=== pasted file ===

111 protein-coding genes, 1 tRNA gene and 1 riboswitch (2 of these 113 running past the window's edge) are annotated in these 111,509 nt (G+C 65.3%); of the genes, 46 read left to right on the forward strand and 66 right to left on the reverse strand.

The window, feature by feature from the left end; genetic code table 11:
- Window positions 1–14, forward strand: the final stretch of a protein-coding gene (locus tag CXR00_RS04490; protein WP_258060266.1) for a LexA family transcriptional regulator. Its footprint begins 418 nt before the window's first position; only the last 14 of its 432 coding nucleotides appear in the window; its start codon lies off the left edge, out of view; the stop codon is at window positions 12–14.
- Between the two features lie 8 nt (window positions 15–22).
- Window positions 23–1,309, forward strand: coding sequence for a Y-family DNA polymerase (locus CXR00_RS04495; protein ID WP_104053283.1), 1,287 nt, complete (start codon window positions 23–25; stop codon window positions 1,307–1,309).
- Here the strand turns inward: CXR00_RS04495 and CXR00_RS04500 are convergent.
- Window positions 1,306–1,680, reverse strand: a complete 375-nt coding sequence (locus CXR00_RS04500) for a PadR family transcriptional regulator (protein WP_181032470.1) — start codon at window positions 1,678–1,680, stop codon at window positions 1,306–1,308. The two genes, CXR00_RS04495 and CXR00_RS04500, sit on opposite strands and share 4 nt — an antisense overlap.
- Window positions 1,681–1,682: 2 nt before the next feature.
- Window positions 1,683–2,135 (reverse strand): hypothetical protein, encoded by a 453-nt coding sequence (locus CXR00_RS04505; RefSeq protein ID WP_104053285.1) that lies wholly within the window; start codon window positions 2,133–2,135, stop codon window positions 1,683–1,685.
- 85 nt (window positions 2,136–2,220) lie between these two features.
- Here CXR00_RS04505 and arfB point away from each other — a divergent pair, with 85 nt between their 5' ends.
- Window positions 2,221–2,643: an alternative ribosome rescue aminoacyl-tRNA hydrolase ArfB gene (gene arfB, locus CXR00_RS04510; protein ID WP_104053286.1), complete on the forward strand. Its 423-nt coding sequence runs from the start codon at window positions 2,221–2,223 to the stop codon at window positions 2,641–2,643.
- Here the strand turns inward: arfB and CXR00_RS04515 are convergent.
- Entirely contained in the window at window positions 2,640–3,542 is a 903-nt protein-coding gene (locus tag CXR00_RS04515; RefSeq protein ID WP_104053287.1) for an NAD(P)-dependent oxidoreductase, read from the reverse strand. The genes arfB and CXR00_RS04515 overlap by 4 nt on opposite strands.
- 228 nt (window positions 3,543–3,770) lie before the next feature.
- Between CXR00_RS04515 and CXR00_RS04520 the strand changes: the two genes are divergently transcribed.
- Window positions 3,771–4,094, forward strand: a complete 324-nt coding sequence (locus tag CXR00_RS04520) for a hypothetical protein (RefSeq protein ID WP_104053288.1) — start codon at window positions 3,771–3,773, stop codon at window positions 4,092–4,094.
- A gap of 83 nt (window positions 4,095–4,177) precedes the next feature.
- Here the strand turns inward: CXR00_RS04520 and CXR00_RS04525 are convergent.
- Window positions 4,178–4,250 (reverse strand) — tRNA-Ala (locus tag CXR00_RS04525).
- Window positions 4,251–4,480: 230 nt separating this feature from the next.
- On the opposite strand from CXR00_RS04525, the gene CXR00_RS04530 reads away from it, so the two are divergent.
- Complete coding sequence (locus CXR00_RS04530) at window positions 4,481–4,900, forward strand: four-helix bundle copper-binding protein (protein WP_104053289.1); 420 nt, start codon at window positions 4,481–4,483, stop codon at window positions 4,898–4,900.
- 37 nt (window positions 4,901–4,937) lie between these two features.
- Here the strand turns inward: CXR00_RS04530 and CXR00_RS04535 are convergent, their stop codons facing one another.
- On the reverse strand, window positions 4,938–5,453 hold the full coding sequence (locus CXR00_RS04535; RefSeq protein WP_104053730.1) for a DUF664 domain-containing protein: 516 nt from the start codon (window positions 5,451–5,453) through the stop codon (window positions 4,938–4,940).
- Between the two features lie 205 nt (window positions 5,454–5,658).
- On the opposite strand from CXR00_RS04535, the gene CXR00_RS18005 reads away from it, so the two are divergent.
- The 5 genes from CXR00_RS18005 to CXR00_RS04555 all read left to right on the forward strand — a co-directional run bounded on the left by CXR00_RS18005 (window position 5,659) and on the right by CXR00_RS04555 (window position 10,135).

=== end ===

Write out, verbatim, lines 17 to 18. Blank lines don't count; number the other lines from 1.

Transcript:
- Window positions 3,771–4,094, forward strand: a complete 324-nt coding sequence (locus tag CXR00_RS04520) for a hypothetical protein (RefSeq protein ID WP_104053288.1) — start codon at window positions 3,771–3,773, stop codon at window positions 4,092–4,094.
- A gap of 83 nt (window positions 4,095–4,177) precedes the next feature.